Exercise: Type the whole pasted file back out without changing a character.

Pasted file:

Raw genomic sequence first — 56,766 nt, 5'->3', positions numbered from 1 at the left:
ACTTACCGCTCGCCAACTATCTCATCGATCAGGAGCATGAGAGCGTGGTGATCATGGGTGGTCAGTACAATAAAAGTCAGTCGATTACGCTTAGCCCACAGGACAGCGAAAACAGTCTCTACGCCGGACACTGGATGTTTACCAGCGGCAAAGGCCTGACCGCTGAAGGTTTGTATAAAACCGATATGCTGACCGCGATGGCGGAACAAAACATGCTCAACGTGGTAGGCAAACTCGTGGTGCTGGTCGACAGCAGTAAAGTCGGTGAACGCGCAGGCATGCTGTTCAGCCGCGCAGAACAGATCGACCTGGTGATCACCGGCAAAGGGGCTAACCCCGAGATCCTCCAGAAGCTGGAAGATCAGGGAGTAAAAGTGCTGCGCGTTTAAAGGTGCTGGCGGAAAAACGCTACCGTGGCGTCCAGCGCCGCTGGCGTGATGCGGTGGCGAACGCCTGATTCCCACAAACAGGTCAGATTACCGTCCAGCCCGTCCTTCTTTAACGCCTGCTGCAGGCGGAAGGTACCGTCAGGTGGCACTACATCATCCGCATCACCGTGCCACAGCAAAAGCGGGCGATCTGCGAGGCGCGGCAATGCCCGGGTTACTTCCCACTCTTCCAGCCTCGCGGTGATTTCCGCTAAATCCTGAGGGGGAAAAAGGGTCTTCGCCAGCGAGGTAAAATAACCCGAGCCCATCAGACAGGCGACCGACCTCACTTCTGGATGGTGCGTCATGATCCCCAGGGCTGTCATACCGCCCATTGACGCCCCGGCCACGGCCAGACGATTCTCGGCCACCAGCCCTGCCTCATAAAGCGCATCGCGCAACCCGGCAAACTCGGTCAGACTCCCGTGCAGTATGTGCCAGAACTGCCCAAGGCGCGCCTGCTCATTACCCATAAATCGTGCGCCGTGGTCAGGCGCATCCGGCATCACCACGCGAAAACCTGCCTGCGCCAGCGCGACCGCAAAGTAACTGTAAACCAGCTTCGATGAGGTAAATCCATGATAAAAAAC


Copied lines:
Raw genomic sequence first — 56,766 nt, 5'->3', positions numbered from 1 at the left:
ACTTACCGCTCGCCAACTATCTCATCGATCAGGAGCATGAGAGCGTGGTGATCATGGGTGGTCAGTACAATAAAAGTCAGTCGATTACGCTTAGCCCACAGGACAGCGAAAACAGTCTCTACGCCGGACACTGGATGTTTACCAGCGGCAAAGGCCTGACCGCTGAAGGTTTGTATAAAACCGATATGCTGACCGCGATGGCGGAACAAAACATGCTCAACGTGGTAGGCAAACTCGTGGTGCTGGTCGACAGCAGTAAAGTCGGTGAACGCGCAGGCATGCTGTTCAGCCGCGCAGAACAGATCGACCTGGTGATCACCGGCAAAGGGGCTAACCCCGAGATCCTCCAGAAGCTGGAAGATCAGGGAGTAAAAGTGCTGCGCGTTTAAAGGTGCTGGCGGAAAAACGCTACCGTGGCGTCCAGCGCCGCTGGCGTGATGCGGTGGCGAACGCCTGATTCCCACAAACAGGTCAGATTACCGTCCAGCCCGTCCTTCTTTAACGCCTGCTGCAGGCGGAAGGTACCGTCAGGTGGCACTACATCATCCGCATCACCGTGCCACAGCAAAAGCGGGCGATCTGCGAGGCGCGGCAATGCCCGGGTTACTTCCCACTCTTCCAGCCTCGCGGTGATTTCCGCTAAATCCTGAGGGGGAAAAAGGGTCTTCGCCAGCGAGGTAAAATAACCCGAGCCCATCAGACAGGCGACCGACCTCACTTCTGGATGGTGCGTCATGATCCCCAGGGCTGTCATACCGCCCATTGACGCCCCGGCCACGGCCAGACGATTCTCGGCCACCAGCCCTGCCTCATAAAGCGCATCGCGCAACCCGGCAAACTCGGTCAGACTCCCGTGCAGTATGTGCCAGAACTGCCCAAGGCGCGCCTGCTCATTACCCATAAATCGTGCGCCGTGGTCAGGCGCATCCGGCATCACCACGCGAAAACCTGCCTGCGCCAGCGCGACCGCAAAGTAACTGTAAACCAGCTTCGATGAGGTAAATCCATGATAAAAAAC